Here are the nano fishes that may eat cherry shrimp:

Ember Tetra:

red eye tetra

Ember tetras are schooling fish. They can show very aggressive behavior towards shrimplets. If you want to keep a schooling fish in your shrimp tank, neon tetra or phoenix rasbora will be an ideal alternative.

Scarlet Badis:

scarlet badis

Scarlet Badis can be very aggressive. Though there are very small, they should never be tank mates for cherry shrimp. An ideal alternative will be ruby tetra.

Amano Shrimps:

amano shrimp

This may come as a surprise, but Amano shrimps can be potentially harmful to cherry shrimps. By harmful, I don’t mean the amanos will try to eat the cherry shrimps. Amanos are known for stealing food and their mean behavior. I’ll not advise keeping amanos with cherry shrimps.

Goby Fish:

goby fish

Though Gobies are small, they can be very aggressive and territorial. Not ideal for cherry shrimps or other small tank mates.

Sparkling Gourami:

sparkling gourami

Sparkling Gourami is also known as Pygmy Gourami. Though they are a type of Gourami, these gouramies stay relatively small. But that doesn’t mean they get less aggressive or territorial. Even with small size, these gouramies are not ideal tank mates for cherry shrimps.

Pea Puffers:

pea puffer

Pea Puffers are the most dangerous. Though pea puffers have an exceptionally small size, they are not very peaceful, especially with smaller tank mates. Pea puffers can be a dangerous addition to your cherry shrimp tank. Never add any, especially if you want your cherry shrimps to survive.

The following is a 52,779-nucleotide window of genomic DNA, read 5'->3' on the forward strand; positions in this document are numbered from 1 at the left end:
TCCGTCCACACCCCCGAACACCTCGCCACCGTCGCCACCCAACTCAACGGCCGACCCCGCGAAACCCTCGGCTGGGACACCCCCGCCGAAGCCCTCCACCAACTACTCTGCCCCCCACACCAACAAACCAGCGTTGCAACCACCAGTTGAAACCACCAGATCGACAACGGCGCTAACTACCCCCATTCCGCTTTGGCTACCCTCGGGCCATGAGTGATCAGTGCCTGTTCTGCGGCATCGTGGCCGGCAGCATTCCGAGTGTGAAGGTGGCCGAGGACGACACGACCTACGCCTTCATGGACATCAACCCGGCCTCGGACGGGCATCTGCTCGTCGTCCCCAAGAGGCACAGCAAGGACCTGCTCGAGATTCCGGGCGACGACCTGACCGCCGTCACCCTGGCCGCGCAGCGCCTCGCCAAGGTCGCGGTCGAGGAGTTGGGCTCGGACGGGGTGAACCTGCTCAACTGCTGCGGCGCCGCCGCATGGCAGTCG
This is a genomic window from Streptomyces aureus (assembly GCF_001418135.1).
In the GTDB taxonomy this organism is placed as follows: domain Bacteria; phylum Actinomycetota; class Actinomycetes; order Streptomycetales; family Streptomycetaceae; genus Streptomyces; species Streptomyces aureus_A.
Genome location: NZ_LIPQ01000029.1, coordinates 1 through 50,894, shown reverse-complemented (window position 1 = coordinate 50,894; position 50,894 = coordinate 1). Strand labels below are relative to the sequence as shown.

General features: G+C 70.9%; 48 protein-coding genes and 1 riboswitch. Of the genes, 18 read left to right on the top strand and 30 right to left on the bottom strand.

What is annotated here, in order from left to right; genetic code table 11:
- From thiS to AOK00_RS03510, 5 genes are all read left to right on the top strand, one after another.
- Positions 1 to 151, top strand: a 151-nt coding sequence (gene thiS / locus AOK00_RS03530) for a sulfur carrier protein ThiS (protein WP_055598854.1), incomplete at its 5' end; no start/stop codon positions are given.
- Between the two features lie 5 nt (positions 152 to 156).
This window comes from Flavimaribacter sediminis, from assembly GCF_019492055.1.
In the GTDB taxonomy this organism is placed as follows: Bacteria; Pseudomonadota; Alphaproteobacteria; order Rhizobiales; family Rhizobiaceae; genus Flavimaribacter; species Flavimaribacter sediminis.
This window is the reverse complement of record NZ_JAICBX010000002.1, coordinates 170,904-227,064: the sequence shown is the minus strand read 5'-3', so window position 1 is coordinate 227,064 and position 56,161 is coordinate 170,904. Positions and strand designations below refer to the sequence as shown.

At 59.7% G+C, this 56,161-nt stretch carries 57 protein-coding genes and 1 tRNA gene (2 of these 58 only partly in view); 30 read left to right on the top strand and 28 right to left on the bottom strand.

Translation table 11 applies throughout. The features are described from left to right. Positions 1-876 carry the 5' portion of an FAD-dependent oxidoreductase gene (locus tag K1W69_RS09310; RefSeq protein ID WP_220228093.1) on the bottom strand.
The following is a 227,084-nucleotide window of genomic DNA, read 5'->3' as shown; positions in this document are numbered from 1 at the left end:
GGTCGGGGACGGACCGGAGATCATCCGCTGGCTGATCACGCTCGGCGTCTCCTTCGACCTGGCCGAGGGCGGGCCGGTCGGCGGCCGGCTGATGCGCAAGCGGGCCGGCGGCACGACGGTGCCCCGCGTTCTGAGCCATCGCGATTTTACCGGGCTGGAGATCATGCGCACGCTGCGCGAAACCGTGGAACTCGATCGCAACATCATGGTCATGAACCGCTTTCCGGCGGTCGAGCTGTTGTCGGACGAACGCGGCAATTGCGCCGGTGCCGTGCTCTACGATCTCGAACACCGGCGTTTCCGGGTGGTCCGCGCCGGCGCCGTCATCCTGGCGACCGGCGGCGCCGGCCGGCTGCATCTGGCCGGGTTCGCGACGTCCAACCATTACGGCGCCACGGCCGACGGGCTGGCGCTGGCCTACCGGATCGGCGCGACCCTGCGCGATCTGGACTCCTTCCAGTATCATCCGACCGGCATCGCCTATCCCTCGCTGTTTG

Ideal Tank Mates For Cherry Shrimp Tank

There are only a few ideal tank mates for a cherry shrimp tank. I’ll try to list them out here one by one.

Keep in mind that, cherry shrimps are never 100% safe with any of the tank mates. That’s why you’ll always need lots of plants, moss and hiding places in the tank for your shrimp’s safety.


mystery snail

Care Level: Minimum

Temperature: 70 to 80 degrees fahrenheit

pH: 7.0 to 7.5

Remarks: Ideal for cherry shrimps. Peaceful and establishes a healthy ecosystem with the shrimp.

Snails are the very most ideal tank mates for cherry shrimps. They are small, peaceful, mind their own business the whole day and establishes a healthy eco-system in the shrimp tank.

Algaes are mainly kept in the tank as a clean-up crew. They eat leftover foods, debris and some are very good algae eaters.

Some of the snails that are ideal for cherry shrimps are:

Snails are extremely easy to care for. They basically need nothing. They won’t require any extra special food or specific water parameters. They’ll live by doing their own business peacefully.

However, one disadvantage of having snails is, they can breed and populate very fast. Soon you may find your tank is filled with snails. One way to keep the population in check is by keeping assassin snails in the tank. They can feed on snail babies and keep the number of snails low.



Care Level: low

Size: Not more than 2 inches

Behavior: Peaceful

Temperature: 70 to 80 degrees fahrenheit

pH: 6.0 to 7.5

Otocinclus catfish, commonly known as Otos, is a type of algae-feeding schooling fish. As they feed on algae, they won’t compete over food with your cherry shrimps.

As a schooling fish, Otos prefer their own companion only. So, they won’t bother the cherry shrimps. I have been keeping otos for many years now. Till now, I’ve never seen them show aggressive behavior towards the tank mates.

For keeping otos, you should get at least a 20 gallon tank. Also, they don’t do well in poor water quality. If you can meet these criteria, otos will be a perfect addition to your cherry shrimp tank.

Small Tetras

ember tetra

Care Level: Low

Maximum Size: less than 2.5 inches

Temperature: 68 to 80 degrees fahrenheit

pH: around 7.0

Behavior: relatively peaceful